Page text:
Unnecessary and unwise


THE OPENING salvos are being fired by the White House in its efforts to radically restructure Social Security. Is there really a crisis in Social Security? Does "privatization" help to solve the crisis? Are privatization schemes that drastically alter the Social Security benefit structure in the best interests of the young or the old? The answer: No.

First, is there a financing crisis in Social Security? No. The Social Security financing shortfall is relatively modest and certainly manageable without drastic changes.

Social Security does face a long-term deficit. According to recent projections, the Social Security trust fund will be exhausted in about 40 to 50 years. But contrary to Bush administration rhetoric, the system will not be "bankrupt" at that time. Social Security revenues will still be sufficient to pay 70 percent to 80 percent of today's benefit commitments. Simply repealing the Bush tax cuts for the richest 1 percent of Americans would resolve a large part of the Social Security shortfall. That's not a crisis by any standards.

Would the privatization of Social Security solve the long-term Social Security shortfall? Absolutely not. Taking payroll tax revenues out of Social Security to create individual savings accounts makes the long-term financing problem bigger, not smaller. Unless benefits are drastically curtailed or other revenues raised, privatization alone makes the Social Security financing problem much worse, not better.

Lastly, are drastic alterations in Social Security benefits in the best interests of current retirees or young people? No.

The White House argues that current retirees would be unaffected by privatization proposals. I don't question its sincerity on this matter, but the reality is that redirecting current payroll tax revenues erodes financing for Social Security. These changes destabilize Social Security's financing. Privatization calls into question whether and how benefit commitments made to current retirees will be made in the years ahead. Privatization is simply not in the best interest of current retirees.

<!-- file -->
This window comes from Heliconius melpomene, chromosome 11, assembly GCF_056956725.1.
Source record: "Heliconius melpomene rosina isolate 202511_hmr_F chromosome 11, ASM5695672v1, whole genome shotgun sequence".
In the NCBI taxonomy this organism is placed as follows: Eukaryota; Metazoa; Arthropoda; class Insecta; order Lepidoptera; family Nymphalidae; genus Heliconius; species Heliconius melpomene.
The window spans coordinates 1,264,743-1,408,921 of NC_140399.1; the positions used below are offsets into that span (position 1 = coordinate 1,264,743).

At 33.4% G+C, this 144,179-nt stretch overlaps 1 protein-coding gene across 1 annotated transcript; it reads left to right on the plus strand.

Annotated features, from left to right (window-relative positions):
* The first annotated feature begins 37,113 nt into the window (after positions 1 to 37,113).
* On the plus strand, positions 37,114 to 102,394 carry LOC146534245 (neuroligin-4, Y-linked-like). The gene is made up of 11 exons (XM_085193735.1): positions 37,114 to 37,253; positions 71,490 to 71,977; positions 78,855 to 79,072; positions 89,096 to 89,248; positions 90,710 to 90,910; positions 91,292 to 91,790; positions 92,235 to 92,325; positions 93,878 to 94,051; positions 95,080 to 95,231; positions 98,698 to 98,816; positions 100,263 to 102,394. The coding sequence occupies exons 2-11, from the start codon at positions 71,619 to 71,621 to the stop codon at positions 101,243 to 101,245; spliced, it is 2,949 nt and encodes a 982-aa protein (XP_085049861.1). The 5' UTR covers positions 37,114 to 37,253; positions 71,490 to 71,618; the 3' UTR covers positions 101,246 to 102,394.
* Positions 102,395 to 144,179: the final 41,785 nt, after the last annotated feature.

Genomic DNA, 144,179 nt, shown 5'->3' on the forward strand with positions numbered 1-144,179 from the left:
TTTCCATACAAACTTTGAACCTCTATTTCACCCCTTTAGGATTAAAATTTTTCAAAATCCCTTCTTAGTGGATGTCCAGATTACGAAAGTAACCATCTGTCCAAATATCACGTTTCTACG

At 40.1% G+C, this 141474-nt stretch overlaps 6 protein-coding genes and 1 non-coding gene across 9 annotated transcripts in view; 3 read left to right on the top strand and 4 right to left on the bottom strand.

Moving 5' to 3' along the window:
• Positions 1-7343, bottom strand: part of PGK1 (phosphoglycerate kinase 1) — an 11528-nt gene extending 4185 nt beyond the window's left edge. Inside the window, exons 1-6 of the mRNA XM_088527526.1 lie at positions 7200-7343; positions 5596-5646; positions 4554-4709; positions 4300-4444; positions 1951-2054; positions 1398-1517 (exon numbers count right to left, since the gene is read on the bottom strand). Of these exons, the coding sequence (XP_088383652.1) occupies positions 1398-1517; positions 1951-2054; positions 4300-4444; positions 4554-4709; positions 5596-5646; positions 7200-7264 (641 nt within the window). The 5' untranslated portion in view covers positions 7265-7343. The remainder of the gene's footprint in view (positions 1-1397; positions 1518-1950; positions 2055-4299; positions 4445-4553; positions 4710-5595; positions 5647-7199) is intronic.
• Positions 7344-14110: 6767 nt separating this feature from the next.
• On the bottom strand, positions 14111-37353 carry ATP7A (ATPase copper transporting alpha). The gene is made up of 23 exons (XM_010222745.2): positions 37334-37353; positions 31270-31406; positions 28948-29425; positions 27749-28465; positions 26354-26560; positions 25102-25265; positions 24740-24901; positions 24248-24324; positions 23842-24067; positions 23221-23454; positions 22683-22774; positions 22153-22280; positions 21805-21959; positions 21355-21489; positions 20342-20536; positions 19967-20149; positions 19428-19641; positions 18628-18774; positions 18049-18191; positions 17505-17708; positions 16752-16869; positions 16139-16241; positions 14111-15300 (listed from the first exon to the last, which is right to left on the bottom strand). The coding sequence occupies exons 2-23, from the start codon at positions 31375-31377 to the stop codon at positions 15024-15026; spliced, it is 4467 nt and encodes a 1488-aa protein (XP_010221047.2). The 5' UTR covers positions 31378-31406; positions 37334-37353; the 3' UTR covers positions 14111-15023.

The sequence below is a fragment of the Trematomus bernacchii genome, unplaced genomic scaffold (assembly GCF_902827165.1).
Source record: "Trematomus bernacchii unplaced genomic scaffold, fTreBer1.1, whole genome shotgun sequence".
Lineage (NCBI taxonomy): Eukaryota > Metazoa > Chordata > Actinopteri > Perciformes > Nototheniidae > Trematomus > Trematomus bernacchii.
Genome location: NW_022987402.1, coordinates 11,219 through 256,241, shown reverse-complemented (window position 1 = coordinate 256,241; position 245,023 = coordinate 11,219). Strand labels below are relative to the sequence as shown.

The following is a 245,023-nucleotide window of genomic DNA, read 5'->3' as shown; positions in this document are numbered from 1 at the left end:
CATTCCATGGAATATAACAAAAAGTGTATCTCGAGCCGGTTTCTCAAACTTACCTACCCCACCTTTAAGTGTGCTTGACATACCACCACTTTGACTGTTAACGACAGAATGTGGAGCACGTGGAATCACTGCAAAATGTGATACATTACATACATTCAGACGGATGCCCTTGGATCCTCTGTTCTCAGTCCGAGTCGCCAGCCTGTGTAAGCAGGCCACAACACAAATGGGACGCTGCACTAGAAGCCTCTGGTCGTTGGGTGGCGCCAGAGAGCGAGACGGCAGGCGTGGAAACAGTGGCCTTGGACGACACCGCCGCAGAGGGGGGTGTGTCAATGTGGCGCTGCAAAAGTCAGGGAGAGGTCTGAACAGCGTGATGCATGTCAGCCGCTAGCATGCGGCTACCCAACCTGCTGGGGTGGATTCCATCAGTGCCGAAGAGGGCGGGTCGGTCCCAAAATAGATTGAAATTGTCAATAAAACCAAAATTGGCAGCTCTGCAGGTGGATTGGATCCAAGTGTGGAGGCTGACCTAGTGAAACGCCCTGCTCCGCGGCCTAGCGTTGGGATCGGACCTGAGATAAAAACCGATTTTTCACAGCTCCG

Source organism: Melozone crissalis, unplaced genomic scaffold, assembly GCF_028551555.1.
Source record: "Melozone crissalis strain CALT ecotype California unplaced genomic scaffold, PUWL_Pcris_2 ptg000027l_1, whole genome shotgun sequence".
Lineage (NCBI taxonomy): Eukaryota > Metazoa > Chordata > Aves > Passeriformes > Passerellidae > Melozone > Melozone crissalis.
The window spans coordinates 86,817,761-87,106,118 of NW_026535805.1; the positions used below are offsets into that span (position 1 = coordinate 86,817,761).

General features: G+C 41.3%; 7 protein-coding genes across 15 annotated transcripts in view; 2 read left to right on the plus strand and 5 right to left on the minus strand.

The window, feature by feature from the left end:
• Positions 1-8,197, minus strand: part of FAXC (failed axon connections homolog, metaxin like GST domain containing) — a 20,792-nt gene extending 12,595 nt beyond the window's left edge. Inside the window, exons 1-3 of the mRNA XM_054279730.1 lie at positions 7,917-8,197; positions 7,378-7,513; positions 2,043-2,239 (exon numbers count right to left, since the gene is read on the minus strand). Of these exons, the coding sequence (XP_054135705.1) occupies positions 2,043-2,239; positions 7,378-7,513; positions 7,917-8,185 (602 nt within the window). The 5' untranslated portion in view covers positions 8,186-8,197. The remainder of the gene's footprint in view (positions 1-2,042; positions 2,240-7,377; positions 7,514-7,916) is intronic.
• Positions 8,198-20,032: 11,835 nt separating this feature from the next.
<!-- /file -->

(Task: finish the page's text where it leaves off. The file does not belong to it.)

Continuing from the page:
What about future retirees? Would privatization, coupled with major alterations in the benefit structure, be in their best interest? Again, no.

With privatization, a growing share of retirement income would be based on the returns of the stock market. That could be a real winning proposition for some, but trying to retire in a time of down market conditions is a very risky proposition.

An example: For years, supporters of privatizing Social Security extolled the virtues of the Chilean privatized system. But during a major downturn in Chile's stock market, the head of Chile's system was publicly urging older people to keep working until the stock market came back to avoid big cuts in future retirement benefits.

If we privatize a part of our Social Security system, we could find ourselves in the same situation as Chile. Frankly, I would hate to see a future Social Security commissioner urging America's older workers to "just keep working till the markets come back." We really don't know how long that wait might be. Social Security ought to represent a foundation of support that can be counted on in retirement, no matter what happens to the market.

The president's Social Security Commission suggested that changing to a system of "price indexing" - linking benefit increases to prices instead of wages, for example - could resolve the financing problem. This idea of simply using price indexing to calculate future benefit payments sounds harmless enough.

How much longer would a young person have to work to make up for these Social Security cuts? Price indexing is comparable to an invisible increase in the Social Security retirement age - equivalent to raising the retirement age for full Social Security benefits to age 71 for today's 35-year-olds and to 75 for children now in preschool.

Changes of this magnitude are reckless, unnecessary and dangerous to the economic security of future generations.

Let's come together and solve a manageable problem, and not create a much bigger one by privatizing Social Security. And in the process, let's cool down the crisis rhetoric and keep the word "secure" in Social Security.

Kenneth S. Apfel holds the Sid Richardson chair at the University of Texas, Austin's LBJ School of Public Affairs. He was commissioner of Social Security from 1997 to 2001.

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